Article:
As Facebook and other social platforms come under increasing scrutiny from governments and regulators over the content they carry, a leading industry figure argues that advertisers too have a “moral responsibility” to act.

Speaking to WARC this summer, WFA chief executive officer, Stephan Loerke cited the mass shootings in a New Zealand mosque in early 2019 – where more than 50 Muslim worshippers were shot dead by a white supremacist while footage was streamed on Facebook Live – as a watershed moment.

The marketing community felt it simply could not sit by in the face of such an atrocity, and demanded action from the platforms. “That’s where I could sense in our membership as a significant change of perspective on what this meant,” Loerke said. (For more, read the interview in full: Voice, brand safety, measurement among top brand priorities, says WFA CEO.)

“This is not a brand safety issue anymore,” he stated. “The question you need to be asking yourself as brand owner is, what is your responsibility? Even if no brand was actually present in that live stream, the platforms which have enabled it are funded 95% by brands. Therefore, you have responsibility.”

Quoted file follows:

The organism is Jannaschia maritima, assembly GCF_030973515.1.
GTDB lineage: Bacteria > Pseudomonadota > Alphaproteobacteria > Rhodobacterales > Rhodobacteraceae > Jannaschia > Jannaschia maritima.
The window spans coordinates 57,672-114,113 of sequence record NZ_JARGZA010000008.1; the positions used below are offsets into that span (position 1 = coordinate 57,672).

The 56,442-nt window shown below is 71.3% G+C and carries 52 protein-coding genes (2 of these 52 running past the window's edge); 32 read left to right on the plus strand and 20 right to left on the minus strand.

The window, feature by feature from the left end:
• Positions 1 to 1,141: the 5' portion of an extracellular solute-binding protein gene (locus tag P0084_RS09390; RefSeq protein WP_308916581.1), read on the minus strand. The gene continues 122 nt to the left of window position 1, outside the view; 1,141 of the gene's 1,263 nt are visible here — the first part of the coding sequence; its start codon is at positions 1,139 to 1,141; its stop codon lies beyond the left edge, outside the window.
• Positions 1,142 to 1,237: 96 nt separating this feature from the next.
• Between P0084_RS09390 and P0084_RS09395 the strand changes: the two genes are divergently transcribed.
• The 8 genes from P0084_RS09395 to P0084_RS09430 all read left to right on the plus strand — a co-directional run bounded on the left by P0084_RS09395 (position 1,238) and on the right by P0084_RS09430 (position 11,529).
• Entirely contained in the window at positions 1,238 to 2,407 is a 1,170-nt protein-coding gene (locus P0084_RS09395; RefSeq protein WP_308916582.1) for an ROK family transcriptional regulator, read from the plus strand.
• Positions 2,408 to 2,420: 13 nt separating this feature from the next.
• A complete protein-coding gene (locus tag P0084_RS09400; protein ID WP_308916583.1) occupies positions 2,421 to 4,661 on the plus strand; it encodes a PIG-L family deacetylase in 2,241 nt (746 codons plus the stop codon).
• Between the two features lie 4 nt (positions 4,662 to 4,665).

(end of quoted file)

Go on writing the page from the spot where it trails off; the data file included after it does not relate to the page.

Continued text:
The Global Alliance for Responsible Media, a partnership between a number of trade bodies, powerful brands and agency holding groups, was developed in the following months to use their “collective power to significantly improve the health of the media ecosystem” and “to identify specific collaborative actions, processes and protocols for protecting consumers and brands from safety issues”. Significantly, both Google – the owner of YouTube – and Facebook are also directly involved in the initiative.

In Loerke’s view, brands now want to work collectively on finding a solution to dangerous online content: “working individually is not going to fix anything,” he said. The Association of New Zealand Advertisers (ANZA) had compellingly made that argument, he added, calling the impact of the shootings a “turning point”.

“We brand owners have a responsibility. It may not be a brand safety issue, but we have a moral responsibility. We will want to do that collaboratively with the platforms.

“Now this alliance exists, the terms of reference exist, and we want to be getting this going. We will be reporting back on whether we make progress on that. The option of ‘not making progress’ is not an option for us.”

Sourced from WARC